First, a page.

Overdose deaths from opioids — both prescription opioids and heroin — reached an all-time high in 2014, according to the CDC.
Following a relative plateau around 16,000 deaths per year, prescription opioid overdose deaths shot up 16% in 1 year to 18,893 dealths in 2014 Rose Rudd, MSPH, of the CDC, and colleagues reported in Morbidity and Mortality Weekly Report.
Heroin deaths also continued to jump, reaching 10,574 that year, up from about 8,000 in 2013. The latest rate is nearly three times the heroin overdose rate in 2010, the CDC said.
CDC director Tom Frieden, MD, MPH, said in a statement that the increase is “alarming,” and he called for greater prevention, treatment, and law enforcement efforts.
The largest increase in opioid overdose deaths involved synthetic opioids such as oxycodone and hydrocodone (methadone was excluded), Rudd and colleagues said. These drugs were involved in 5,500 deaths in 2014, nearly twice as many as the year before.
And many of these overdoses are believed to involve illicitly-made fentanyl, the agency said. While it’s hard to distinguish between prescription and illicit fentanyl, reports from states and drug seizure data have shown that a substantial proportion of the increase in synthetic opioid deaths is related to wider availability of this illicit fentanyl, the agency said.
Illicit fentanyl is also combined with heroin or sold as heroin, which might be contributing to the rise in overdose deaths from heroin as well, the researchers said.
The Office of National Drug Control Policy, which held its first of several community forums on opioid misuse this week, echoed the CDC’s concern that the rise in fentanyl-related deaths comes predominantly from increases in illicitly manufactured fentanyl.
Jane Ballantyne MD of the University of Washington, agreed that the increase in illicit fentanyl is a contributor, as is the price drop in other illicit opioids such as black-tar heroin from Mexico.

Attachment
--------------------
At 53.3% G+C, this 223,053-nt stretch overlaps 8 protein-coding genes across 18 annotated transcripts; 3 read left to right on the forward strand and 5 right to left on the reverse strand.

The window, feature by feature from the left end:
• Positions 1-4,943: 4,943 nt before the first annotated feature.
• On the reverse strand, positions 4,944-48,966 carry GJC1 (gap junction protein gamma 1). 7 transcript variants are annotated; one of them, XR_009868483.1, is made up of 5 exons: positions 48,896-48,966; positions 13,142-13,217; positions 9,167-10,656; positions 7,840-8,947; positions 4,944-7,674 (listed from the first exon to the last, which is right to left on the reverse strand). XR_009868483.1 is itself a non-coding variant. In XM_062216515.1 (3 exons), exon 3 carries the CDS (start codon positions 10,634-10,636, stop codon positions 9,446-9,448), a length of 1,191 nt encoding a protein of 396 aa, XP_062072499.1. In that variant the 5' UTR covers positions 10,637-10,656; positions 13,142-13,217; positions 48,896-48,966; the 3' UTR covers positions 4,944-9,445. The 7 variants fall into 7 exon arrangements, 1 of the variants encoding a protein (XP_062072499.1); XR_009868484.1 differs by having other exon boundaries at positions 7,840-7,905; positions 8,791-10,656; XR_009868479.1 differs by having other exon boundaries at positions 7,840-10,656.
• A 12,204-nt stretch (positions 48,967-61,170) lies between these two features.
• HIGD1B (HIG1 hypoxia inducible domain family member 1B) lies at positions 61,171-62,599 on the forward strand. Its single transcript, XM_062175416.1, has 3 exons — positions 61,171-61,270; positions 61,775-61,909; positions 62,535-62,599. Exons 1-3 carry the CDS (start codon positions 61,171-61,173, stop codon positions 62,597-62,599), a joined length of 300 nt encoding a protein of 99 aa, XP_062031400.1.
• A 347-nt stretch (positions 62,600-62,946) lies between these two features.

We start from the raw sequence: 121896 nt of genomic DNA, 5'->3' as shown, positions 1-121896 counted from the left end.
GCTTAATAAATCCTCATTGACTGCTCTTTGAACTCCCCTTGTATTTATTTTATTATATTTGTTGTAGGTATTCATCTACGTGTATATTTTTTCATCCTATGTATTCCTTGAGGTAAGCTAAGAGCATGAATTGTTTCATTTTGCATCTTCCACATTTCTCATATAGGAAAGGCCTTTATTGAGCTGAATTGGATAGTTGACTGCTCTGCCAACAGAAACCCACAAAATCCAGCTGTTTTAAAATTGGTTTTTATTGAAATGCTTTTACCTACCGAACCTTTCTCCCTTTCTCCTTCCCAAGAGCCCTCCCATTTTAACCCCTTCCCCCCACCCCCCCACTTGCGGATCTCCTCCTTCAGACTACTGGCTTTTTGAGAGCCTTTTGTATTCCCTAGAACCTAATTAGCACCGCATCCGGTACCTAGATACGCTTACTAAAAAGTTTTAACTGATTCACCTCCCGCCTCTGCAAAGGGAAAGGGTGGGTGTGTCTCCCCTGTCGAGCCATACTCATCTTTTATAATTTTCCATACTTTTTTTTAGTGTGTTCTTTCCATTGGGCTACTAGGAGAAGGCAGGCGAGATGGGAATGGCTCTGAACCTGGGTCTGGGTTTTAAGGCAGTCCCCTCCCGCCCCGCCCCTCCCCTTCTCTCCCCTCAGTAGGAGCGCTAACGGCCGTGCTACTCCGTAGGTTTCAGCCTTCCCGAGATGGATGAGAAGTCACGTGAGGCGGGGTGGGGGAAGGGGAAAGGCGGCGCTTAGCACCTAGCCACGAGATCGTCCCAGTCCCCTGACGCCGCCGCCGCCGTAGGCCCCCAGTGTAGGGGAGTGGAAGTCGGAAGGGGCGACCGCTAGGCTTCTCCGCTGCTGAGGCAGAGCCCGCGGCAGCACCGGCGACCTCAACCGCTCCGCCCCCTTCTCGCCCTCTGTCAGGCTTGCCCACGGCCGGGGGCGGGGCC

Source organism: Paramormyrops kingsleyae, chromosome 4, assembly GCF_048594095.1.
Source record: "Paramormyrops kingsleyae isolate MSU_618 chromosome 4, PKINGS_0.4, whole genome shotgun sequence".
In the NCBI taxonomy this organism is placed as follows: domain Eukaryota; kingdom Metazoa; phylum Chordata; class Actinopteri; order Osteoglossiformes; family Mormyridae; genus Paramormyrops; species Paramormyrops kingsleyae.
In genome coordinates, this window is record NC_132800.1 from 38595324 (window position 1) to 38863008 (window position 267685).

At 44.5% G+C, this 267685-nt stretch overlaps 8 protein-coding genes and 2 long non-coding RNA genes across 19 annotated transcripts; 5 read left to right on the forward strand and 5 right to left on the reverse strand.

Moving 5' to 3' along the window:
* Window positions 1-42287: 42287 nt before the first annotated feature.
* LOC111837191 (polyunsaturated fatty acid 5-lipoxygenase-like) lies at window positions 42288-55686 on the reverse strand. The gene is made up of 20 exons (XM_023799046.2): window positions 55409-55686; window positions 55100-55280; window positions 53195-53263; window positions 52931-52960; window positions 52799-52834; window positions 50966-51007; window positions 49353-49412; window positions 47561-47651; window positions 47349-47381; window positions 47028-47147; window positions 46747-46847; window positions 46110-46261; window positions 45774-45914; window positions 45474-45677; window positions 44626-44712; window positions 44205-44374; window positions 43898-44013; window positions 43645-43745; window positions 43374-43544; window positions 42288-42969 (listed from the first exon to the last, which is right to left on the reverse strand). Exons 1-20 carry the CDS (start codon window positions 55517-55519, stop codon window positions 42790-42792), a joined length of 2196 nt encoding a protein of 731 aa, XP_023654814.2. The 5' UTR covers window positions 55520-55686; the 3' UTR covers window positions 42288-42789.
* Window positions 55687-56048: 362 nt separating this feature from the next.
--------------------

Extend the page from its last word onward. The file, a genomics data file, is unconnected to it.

And as physicians and public health officials have succeeded in persuading doctors to prescribe fewer opioids, those who are seeking them — particularly those already dependent on opioids — may be turning to other, more dangerous sources, Ballantyne said.
“Although efforts to reduce reliance on opioids for the treatment of chronic pain did reduce abuse and death initially, that reduction is probably overwhelmed by the thousands of people who have already become dependent on opioids through pain treatment,” Ballantyne said. “Their condition is likely to worsen as they age, they will need higher doses, and if they don’t get them from doctors they will turn to illicit sources which are even more dangerous.”
Ballantyne added that the medical community should continue to recognize that opioids aren’t the solution for chronic pain, and “recognize that those already dependent on opioids need help, which probably includes opioid maintenance.”
Overall drug overdose deaths rose to 47,055 from 43,982 the year before. The majority of these deaths (61%) involved an opioid, the CDC said, and misuse of prescription opioids is the greatest predictor of heroin misuse.
Both the CDC and ONDCP called for better prevention efforts and greater access to treatment for patients with addiction, particularly medication-assisted therapy, as well as stepped-up law enforcement efforts to curb use.
Both agencies also promoted greater use of the opioid overdose reversal agent naloxone, which is now available in many forms, including an auto-injector called Evzio and an official on-label nasal spray formulation, Narcan.